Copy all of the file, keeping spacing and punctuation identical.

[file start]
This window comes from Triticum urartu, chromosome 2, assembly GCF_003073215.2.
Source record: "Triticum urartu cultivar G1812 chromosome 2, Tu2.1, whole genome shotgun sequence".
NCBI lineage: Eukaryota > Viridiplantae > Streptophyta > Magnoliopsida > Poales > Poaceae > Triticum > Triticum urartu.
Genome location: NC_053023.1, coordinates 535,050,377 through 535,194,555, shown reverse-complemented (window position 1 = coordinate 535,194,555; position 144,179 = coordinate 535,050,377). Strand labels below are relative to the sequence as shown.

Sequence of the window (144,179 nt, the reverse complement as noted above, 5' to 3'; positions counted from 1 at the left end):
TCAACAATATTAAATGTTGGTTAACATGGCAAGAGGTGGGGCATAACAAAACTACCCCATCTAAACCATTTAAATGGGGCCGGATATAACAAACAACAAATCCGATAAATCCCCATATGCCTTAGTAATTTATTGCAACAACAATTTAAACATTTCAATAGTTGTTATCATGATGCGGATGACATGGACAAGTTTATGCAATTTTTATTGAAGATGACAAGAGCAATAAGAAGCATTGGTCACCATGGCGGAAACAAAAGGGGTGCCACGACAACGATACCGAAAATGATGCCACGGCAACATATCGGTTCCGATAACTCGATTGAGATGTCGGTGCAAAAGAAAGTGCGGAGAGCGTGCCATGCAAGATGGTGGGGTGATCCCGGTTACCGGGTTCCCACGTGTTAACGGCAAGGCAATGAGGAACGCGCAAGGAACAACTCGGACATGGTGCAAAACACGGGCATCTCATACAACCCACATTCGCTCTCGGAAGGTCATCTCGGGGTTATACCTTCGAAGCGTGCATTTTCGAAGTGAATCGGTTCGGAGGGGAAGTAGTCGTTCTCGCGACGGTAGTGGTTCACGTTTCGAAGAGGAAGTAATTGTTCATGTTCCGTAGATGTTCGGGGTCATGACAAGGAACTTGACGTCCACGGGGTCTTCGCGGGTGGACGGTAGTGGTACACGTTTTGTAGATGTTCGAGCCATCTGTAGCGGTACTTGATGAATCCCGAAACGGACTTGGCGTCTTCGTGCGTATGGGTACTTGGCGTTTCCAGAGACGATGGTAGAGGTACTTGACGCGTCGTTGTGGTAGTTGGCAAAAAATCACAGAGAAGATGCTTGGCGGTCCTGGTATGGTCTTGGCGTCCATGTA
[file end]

This window comes from Triticum urartu, chromosome 2, assembly GCF_003073215.2.
Source record: "Triticum urartu cultivar G1812 chromosome 2, Tu2.1, whole genome shotgun sequence".
NCBI lineage: Eukaryota > Viridiplantae > Streptophyta > Magnoliopsida > Poales > Poaceae > Triticum > Triticum urartu.
Genome location: NC_053023.1, coordinates 535,050,377 through 535,194,555, shown reverse-complemented (window position 1 = coordinate 535,194,555; position 144,179 = coordinate 535,050,377). Strand labels below are relative to the sequence as shown.

Sequence of the window (144,179 nt, the reverse complement as noted above, 5' to 3'; positions counted from 1 at the left end):
TCAACAATATTAAATGTTGGTTAACATGGCAAGAGGTGGGGCATAACAAAACTACCCCATCTAAACCATTTAAATGGGGCCGGATATAACAAACAACAAATCCGATAAATCCCCATATGCCTTAGTAATTTATTGCAACAACAATTTAAACATTTCAATAGTTGTTATCATGATGCGGATGACATGGACAAGTTTATGCAATTTTTATTGAAGATGACAAGAGCAATAAGAAGCATTGGTCACCATGGCGGAAACAAAAGGGGTGCCACGACAACGATACCGAAAATGATGCCACGGCAACATATCGGTTCCGATAACTCGATTGAGATGTCGGTGCAAAAGAAAGTGCGGAGAGCGTGCCATGCAAGATGGTGGGGTGATCCCGGTTACCGGGTTCCCACGTGTTAACGGCAAGGCAATGAGGAACGCGCAAGGAACAACTCGGACATGGTGCAAAACACGGGCATCTCATACAACCCACATTCGCTCTCGGAAGGTCATCTCGGGGTTATACCTTCGAAGCGTGCATTTTCGAAGTGAATCGGTTCGGAGGGGAAGTAGTCGTTCTCGCGACGGTAGTGGTTCACGTTTCGAAGAGGAAGTAATTGTTCATGTTCCGTAGATGTTCGGGGTCATGACAAGGAACTTGACGTCCACGGGGTCTTCGCGGGTGGACGGTAGTGGTACACGTTTTGTAGATGTTCGAGCCATCTGTAGCGGTACTTGATGAATCCCGAAACGGACTTGGCGTCTTCGTGCGTATGGGTACTTGGCGTTTCCAGAGACGATGGTAGAGGTACTTGACGCGTCGTTGTGGTAGTTGGCAAAAAATCACAGAGAAGATGCTTGGCGGTCCTGGTATGGTCTTGGCGTCCATGTA